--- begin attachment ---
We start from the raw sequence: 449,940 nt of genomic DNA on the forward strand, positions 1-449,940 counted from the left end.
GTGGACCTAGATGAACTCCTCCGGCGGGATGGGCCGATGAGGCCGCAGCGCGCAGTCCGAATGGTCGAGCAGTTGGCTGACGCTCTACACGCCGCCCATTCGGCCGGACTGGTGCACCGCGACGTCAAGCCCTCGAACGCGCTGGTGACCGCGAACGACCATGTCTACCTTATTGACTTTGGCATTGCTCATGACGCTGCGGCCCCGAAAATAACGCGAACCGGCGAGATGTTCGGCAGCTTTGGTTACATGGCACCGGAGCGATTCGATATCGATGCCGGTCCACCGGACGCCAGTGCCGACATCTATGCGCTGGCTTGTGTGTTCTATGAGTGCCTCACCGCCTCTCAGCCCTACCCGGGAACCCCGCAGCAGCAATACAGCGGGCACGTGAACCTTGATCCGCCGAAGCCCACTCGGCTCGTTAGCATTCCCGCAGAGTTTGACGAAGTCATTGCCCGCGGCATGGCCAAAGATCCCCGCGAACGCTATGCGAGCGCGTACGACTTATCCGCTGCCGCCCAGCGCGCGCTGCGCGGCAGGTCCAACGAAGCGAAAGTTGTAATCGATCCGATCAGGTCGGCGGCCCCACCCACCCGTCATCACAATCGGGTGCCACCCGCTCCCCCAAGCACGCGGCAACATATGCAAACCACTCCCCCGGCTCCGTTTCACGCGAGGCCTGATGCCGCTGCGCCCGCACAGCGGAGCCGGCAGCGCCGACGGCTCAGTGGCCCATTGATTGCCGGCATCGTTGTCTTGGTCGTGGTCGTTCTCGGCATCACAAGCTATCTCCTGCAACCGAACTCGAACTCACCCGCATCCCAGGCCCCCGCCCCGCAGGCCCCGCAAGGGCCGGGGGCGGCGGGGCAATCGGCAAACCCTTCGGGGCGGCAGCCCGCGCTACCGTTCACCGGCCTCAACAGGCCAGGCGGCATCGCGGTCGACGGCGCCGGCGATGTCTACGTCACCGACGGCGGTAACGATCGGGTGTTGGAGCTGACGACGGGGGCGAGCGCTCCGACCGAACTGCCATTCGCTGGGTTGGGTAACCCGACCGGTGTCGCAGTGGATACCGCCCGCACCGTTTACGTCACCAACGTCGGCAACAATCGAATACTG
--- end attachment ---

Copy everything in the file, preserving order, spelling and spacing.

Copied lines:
We start from the raw sequence: 449,940 nt of genomic DNA on the forward strand, positions 1-449,940 counted from the left end.
GTGGACCTAGATGAACTCCTCCGGCGGGATGGGCCGATGAGGCCGCAGCGCGCAGTCCGAATGGTCGAGCAGTTGGCTGACGCTCTACACGCCGCCCATTCGGCCGGACTGGTGCACCGCGACGTCAAGCCCTCGAACGCGCTGGTGACCGCGAACGACCATGTCTACCTTATTGACTTTGGCATTGCTCATGACGCTGCGGCCCCGAAAATAACGCGAACCGGCGAGATGTTCGGCAGCTTTGGTTACATGGCACCGGAGCGATTCGATATCGATGCCGGTCCACCGGACGCCAGTGCCGACATCTATGCGCTGGCTTGTGTGTTCTATGAGTGCCTCACCGCCTCTCAGCCCTACCCGGGAACCCCGCAGCAGCAATACAGCGGGCACGTGAACCTTGATCCGCCGAAGCCCACTCGGCTCGTTAGCATTCCCGCAGAGTTTGACGAAGTCATTGCCCGCGGCATGGCCAAAGATCCCCGCGAACGCTATGCGAGCGCGTACGACTTATCCGCTGCCGCCCAGCGCGCGCTGCGCGGCAGGTCCAACGAAGCGAAAGTTGTAATCGATCCGATCAGGTCGGCGGCCCCACCCACCCGTCATCACAATCGGGTGCCACCCGCTCCCCCAAGCACGCGGCAACATATGCAAACCACTCCCCCGGCTCCGTTTCACGCGAGGCCTGATGCCGCTGCGCCCGCACAGCGGAGCCGGCAGCGCCGACGGCTCAGTGGCCCATTGATTGCCGGCATCGTTGTCTTGGTCGTGGTCGTTCTCGGCATCACAAGCTATCTCCTGCAACCGAACTCGAACTCACCCGCATCCCAGGCCCCCGCCCCGCAGGCCCCGCAAGGGCCGGGGGCGGCGGGGCAATCGGCAAACCCTTCGGGGCGGCAGCCCGCGCTACCGTTCACCGGCCTCAACAGGCCAGGCGGCATCGCGGTCGACGGCGCCGGCGATGTCTACGTCACCGACGGCGGTAACGATCGGGTGTTGGAGCTGACGACGGGGGCGAGCGCTCCGACCGAACTGCCATTCGCTGGGTTGGGTAACCCGACCGGTGTCGCAGTGGATACCGCCCGCACCGTTTACGTCACCAACGTCGGCAACAATCGAATACTG